Sarah Shin named American Council on Education Fellow for 2017-18

Published: Apr 11, 2017

(Image: Sarah Shin. Photo by Marlayna Demond '11 for UMBC.)

The American Council on Education (ACE) has selected UMBC’s Sarah Shin, professor of education and special assistant to the provost for academic initiatives, as a fellow in its 2017-18 class.

Each year the ACE Fellows program, the longest running leadership development program in the United States, names a select group of emerging college and university leaders to participate in its intensive program. Shin is one of just 46 emerging leaders in higher education selected nationwide this year.

“I am deeply grateful for the opportunity to participate in the ACE Fellows Program,” says Shin, thanking her nominator, Provost Philip Rous, whom she works with closely on programs and initiatives that support the university’s new strategic plan. Shin notes, “The ACE Fellows Program will help me be more effective in this work by offering me the opportunity to benefit from on-the-job experience and skills development that are condensed into a single year.”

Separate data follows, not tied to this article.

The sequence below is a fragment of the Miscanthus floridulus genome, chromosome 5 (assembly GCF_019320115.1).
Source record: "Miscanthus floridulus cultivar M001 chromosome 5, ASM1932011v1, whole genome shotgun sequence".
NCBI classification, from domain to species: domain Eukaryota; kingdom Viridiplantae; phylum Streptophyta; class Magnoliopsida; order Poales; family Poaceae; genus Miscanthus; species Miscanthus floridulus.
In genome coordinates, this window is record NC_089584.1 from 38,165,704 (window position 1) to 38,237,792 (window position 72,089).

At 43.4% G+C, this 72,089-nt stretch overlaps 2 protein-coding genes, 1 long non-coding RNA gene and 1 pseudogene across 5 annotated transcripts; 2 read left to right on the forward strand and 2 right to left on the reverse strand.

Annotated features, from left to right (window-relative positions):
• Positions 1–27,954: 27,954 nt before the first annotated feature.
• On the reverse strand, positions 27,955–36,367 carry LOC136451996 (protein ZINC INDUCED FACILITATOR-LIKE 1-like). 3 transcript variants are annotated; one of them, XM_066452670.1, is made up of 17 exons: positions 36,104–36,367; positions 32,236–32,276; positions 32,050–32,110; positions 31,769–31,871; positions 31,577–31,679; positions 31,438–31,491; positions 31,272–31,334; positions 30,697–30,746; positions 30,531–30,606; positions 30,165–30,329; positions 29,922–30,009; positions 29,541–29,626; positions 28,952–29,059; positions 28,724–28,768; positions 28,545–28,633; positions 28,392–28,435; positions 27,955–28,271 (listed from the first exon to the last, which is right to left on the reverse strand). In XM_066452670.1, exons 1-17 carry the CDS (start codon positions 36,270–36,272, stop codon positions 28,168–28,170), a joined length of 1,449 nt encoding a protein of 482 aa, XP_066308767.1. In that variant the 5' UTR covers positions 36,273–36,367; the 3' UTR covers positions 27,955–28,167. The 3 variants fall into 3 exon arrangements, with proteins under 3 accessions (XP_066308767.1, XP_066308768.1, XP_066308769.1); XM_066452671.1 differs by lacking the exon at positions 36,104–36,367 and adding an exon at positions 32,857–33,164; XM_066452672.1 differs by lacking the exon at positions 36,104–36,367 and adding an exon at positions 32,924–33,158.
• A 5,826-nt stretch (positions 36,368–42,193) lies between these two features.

The robust program combines retreats and visits to campuses and higher education-related organizations with placement at a host institution for a close mentoring experience with a university leader outside of the fellow’s home campus. Fellows observe and work closely with senior officers at their host institution, including the university president, and use those experiences to inform projects of pressing concern to their home institutions.

“I believe that the close mentoring, leadership seminars, campus visits, and frequent opportunities for networking that are the hallmarks of the ACE Fellows Program will be enormously valuable both to my own professional development and to UMBC,” Shin reflects. “I’m looking forward to a great year of learning and growth and bringing back important lessons to contribute to advancing the mission of UMBC.”

Dean Scott Casper, of UMBC’s College of Arts, Humanities, and Social Sciences, wholeheartedly agrees. “I’m delighted for Sarah and for UMBC that she will join the ACE Fellows program,” he shares. “The opportunity to learn from another institution’s practice, as well as from colleagues around the country, will enrich not just Sarah but our entire community.”

In addition to being named an ACE Fellow, Shin recently received UMBC’s prestigious Presidential Research Faculty Award.

Photo: Sarah Shin, by Marlayna Demond ’11 for UMBC.

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